Click on the link to read the article on The Grand Junction Daily Sentinel website (Dennis Webb). Here is an exerpt :
The Colorado Department of Public Health and Environment’s Water Quality Control Division is proposing limits for 11 Colorado River tributaries in the valley that have impaired water quality due to high levels. dissolved selenium and total recoverable iron, and in the case of two of the tributaries, E. coli. The river itself along this stretch, which meets water quality standards for selenium and E. coli but not for iron, is not itself targeted by the proposal, although it would benefit.
As required by the federal Clean Water Act and Environmental Protection Agency regulations, the state is developing what it calls Total Maximum Daily Loads (TMDLs) that would establish the amount of these pollutants. capable of penetrating each of the tributaries every day while maintaining water quality standards. .
The area targeted by regulators encompasses a total of about 138 square miles, stretching from Lewis Wash in the Clifton area to Salt Creek in western Mesa County. The area is all the way north of the Colorado River and is bounded on the north end by the Government Highline Canal. This location under the channel is notable because selenium occurs naturally in the Mancos Shale geological formation in the area, but at high levels in the water it can be harmful to fish and waterfowl. The Water Quality Control Division, in its draft Grand Valley TMDL public notice, states that “the predominant source of selenium in all watersheds is likely groundwater inflow from the channel infiltration and deep percolation of irrigated land”. In other words, the irrigated agriculture in the valley below the Government Highline canal is the main cause of the selenium problems in the drainages.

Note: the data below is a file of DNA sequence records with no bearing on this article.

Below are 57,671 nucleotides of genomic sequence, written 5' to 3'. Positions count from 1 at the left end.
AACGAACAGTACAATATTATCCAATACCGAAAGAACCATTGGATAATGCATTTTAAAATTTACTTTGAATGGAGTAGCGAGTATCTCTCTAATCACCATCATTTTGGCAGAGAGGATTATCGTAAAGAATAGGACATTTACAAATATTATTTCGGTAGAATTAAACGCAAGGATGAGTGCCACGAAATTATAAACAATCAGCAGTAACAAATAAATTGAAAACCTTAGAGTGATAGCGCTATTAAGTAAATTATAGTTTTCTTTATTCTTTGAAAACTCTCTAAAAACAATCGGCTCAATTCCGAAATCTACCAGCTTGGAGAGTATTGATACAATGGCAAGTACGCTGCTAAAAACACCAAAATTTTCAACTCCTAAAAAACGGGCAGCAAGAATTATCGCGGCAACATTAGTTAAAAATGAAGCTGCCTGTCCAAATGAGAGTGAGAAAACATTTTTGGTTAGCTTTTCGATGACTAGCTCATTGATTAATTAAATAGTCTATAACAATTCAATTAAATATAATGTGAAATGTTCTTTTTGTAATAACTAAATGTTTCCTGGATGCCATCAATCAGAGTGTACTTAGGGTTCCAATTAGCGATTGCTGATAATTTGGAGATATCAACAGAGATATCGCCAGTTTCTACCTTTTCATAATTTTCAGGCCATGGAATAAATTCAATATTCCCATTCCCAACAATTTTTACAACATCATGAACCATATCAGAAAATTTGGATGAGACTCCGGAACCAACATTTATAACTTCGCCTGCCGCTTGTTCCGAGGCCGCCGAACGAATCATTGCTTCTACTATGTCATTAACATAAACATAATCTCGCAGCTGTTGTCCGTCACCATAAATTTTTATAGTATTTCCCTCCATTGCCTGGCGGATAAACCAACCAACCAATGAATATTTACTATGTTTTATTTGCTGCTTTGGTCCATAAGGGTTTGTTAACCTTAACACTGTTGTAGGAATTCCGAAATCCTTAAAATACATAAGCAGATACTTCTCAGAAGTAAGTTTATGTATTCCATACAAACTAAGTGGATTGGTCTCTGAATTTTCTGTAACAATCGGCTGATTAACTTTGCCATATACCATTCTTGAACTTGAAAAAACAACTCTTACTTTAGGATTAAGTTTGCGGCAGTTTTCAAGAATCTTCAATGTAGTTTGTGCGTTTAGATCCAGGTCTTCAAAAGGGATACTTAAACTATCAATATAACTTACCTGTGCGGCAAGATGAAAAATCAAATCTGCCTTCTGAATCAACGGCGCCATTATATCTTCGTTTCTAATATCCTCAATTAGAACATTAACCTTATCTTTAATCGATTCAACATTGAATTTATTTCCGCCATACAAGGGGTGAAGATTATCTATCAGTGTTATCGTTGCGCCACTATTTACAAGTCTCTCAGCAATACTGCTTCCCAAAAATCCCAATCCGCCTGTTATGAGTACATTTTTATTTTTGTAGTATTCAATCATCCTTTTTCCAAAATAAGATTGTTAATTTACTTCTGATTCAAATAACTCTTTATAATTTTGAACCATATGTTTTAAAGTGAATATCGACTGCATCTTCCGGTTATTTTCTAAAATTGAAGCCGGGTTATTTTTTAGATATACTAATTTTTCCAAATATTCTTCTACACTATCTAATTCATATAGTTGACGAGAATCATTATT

But it turns out that state water quality regulators have little to say about this agricultural activity. The Water Quality Control Division has the authority to authorize point source discharges of surface water. Agricultural stormwater discharges and return flows from irrigated agriculture are not considered point sources under the Clean Water Act. The state relies on incentive approaches to encourage partners to work on voluntary measures to address contaminants, which grants are available to support. This can include measures such as lining or piping canals and changing irrigation methods and schedules to reduce selenium leaching… Yet a concern for some people, including Trent Prall, Director of Public Works for the city of Grand Junction, is that due to the state’s lack of authority on the agricultural side of things, it will rely on permitted sources of surface water discharges to solve a problem that is largely related to agriculture.